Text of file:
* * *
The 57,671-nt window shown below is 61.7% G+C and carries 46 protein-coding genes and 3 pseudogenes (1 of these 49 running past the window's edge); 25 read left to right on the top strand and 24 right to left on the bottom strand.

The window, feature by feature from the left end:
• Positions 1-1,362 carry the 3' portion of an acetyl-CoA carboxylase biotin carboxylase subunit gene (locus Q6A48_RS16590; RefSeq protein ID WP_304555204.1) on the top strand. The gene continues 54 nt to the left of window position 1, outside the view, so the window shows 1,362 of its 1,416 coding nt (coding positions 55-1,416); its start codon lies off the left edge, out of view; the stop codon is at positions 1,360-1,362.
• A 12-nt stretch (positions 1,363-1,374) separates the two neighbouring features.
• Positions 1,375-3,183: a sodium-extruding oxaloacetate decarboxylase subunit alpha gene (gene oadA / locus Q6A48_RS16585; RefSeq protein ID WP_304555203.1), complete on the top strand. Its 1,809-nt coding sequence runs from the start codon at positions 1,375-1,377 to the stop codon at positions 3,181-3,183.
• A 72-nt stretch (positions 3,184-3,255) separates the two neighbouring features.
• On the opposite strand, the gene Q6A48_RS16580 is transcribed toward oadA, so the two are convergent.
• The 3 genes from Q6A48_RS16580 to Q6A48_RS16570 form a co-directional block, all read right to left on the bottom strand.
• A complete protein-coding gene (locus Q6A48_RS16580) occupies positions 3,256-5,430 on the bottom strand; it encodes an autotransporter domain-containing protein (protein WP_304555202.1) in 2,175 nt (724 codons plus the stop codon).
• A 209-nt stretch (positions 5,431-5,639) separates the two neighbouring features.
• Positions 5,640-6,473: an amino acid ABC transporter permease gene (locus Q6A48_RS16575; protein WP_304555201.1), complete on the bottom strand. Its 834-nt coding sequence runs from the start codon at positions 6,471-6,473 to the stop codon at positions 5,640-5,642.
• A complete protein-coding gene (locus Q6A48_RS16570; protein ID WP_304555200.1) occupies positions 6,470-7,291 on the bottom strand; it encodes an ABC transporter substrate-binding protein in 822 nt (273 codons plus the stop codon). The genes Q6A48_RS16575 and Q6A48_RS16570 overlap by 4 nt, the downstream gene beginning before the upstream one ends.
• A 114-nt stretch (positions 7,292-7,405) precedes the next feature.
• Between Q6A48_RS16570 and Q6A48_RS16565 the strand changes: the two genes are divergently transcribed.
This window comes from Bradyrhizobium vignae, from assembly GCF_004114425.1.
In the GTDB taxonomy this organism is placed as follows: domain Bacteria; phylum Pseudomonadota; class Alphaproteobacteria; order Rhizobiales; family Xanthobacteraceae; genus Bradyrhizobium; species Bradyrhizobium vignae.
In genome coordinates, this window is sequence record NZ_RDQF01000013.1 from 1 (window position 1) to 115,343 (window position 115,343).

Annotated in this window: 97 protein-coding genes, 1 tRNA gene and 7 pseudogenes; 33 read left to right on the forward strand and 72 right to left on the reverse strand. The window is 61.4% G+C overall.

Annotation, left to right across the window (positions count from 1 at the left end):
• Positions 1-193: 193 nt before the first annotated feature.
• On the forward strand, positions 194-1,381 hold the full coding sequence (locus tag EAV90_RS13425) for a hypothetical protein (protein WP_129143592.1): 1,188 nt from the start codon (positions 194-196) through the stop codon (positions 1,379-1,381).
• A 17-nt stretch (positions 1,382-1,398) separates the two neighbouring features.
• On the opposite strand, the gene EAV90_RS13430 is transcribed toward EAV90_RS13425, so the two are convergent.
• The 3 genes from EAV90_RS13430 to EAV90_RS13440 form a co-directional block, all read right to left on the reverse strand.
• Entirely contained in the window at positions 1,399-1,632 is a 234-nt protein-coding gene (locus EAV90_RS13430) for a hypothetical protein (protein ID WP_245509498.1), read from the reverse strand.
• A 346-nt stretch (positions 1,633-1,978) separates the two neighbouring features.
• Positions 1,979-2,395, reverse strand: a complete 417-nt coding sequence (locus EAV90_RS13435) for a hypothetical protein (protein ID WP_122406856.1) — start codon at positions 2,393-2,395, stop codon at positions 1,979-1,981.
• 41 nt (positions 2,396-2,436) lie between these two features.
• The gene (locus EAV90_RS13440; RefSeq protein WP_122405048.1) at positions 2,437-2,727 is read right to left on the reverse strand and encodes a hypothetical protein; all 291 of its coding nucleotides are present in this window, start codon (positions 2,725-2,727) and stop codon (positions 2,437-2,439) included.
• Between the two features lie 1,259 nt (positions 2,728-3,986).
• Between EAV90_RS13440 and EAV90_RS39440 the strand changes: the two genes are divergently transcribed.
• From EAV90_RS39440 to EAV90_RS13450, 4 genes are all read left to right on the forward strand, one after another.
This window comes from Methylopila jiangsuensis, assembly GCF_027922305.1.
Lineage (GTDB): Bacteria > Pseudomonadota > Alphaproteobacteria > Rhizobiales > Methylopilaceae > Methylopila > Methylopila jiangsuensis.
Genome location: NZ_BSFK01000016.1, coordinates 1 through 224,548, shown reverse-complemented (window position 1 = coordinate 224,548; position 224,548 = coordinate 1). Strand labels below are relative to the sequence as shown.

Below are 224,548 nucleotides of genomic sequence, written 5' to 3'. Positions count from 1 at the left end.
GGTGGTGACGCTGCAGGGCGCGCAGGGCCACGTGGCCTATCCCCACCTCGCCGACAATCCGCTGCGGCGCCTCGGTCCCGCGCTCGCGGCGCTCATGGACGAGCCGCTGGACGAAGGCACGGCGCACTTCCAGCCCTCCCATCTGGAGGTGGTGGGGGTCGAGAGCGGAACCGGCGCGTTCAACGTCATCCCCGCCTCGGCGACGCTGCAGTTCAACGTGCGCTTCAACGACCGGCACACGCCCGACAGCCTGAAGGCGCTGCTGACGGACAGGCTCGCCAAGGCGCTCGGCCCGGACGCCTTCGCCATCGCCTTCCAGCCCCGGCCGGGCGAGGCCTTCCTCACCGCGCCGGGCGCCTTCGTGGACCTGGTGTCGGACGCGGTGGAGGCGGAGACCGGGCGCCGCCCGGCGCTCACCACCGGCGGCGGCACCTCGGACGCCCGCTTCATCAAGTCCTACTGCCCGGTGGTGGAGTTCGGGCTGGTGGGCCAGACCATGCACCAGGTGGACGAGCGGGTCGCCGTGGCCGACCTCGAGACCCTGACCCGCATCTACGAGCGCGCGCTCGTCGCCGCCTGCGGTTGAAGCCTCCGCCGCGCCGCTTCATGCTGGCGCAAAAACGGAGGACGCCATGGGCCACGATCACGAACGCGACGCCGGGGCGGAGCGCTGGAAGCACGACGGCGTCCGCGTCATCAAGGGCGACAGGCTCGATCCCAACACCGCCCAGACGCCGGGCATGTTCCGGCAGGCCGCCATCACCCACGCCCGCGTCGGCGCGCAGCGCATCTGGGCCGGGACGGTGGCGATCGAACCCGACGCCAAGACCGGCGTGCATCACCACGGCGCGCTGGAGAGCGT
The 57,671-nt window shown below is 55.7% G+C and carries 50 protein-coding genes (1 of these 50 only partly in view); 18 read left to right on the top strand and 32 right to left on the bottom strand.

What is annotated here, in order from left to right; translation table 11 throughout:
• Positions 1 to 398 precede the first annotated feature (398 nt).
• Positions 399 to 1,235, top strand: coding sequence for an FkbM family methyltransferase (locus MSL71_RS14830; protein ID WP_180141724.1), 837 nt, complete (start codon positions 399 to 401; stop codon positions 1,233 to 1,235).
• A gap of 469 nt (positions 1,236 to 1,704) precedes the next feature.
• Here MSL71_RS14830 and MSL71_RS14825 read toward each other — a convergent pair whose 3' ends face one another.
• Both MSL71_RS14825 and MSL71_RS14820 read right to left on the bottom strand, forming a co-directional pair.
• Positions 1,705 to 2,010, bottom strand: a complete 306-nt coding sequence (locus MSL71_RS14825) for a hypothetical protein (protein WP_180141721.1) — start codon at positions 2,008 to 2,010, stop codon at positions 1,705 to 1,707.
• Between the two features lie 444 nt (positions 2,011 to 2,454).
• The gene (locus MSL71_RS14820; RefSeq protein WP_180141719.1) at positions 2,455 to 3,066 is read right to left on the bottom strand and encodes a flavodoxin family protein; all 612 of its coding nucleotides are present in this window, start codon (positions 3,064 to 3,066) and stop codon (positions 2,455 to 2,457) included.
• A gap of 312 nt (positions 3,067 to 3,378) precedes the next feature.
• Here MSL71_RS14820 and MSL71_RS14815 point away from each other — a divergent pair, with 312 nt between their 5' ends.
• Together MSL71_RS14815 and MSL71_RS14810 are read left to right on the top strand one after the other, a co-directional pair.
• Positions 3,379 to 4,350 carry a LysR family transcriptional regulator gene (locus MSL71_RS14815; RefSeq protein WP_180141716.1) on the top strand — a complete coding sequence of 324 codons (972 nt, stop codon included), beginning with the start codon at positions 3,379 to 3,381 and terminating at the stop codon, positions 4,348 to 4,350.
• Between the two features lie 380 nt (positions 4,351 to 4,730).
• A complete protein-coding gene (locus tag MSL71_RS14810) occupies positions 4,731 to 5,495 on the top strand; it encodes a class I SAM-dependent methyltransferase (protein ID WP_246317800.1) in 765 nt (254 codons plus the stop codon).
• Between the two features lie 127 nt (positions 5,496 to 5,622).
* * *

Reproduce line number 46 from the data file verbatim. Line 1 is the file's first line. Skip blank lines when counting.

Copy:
• Between the two features lie 444 nt (positions 2,011 to 2,454).